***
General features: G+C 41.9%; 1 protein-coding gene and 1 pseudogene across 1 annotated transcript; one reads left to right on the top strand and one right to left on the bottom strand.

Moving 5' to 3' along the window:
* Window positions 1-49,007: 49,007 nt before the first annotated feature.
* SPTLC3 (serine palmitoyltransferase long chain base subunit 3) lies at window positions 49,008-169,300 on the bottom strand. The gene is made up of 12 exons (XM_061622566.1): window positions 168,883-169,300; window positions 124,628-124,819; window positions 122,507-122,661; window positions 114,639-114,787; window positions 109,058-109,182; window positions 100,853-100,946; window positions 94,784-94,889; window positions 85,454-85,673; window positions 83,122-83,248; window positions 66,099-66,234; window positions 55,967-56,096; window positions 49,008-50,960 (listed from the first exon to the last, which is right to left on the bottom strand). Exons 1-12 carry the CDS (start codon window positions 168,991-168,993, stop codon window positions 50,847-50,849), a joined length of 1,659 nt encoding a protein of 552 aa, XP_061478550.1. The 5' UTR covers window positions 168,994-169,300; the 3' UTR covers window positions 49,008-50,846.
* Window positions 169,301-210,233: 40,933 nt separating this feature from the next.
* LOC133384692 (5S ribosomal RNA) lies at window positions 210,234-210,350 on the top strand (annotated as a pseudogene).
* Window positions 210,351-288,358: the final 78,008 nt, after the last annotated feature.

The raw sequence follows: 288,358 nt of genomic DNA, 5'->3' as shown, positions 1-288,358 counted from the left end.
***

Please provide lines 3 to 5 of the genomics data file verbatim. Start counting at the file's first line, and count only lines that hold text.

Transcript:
* Window positions 1-49,007: 49,007 nt before the first annotated feature.
* SPTLC3 (serine palmitoyltransferase long chain base subunit 3) lies at window positions 49,008-169,300 on the bottom strand. The gene is made up of 12 exons (XM_061622566.1): window positions 168,883-169,300; window positions 124,628-124,819; window positions 122,507-122,661; window positions 114,639-114,787; window positions 109,058-109,182; window positions 100,853-100,946; window positions 94,784-94,889; window positions 85,454-85,673; window positions 83,122-83,248; window positions 66,099-66,234; window positions 55,967-56,096; window positions 49,008-50,960 (listed from the first exon to the last, which is right to left on the bottom strand). Exons 1-12 carry the CDS (start codon window positions 168,991-168,993, stop codon window positions 50,847-50,849), a joined length of 1,659 nt encoding a protein of 552 aa, XP_061478550.1. The 5' UTR covers window positions 168,994-169,300; the 3' UTR covers window positions 49,008-50,846.
* Window positions 169,301-210,233: 40,933 nt separating this feature from the next.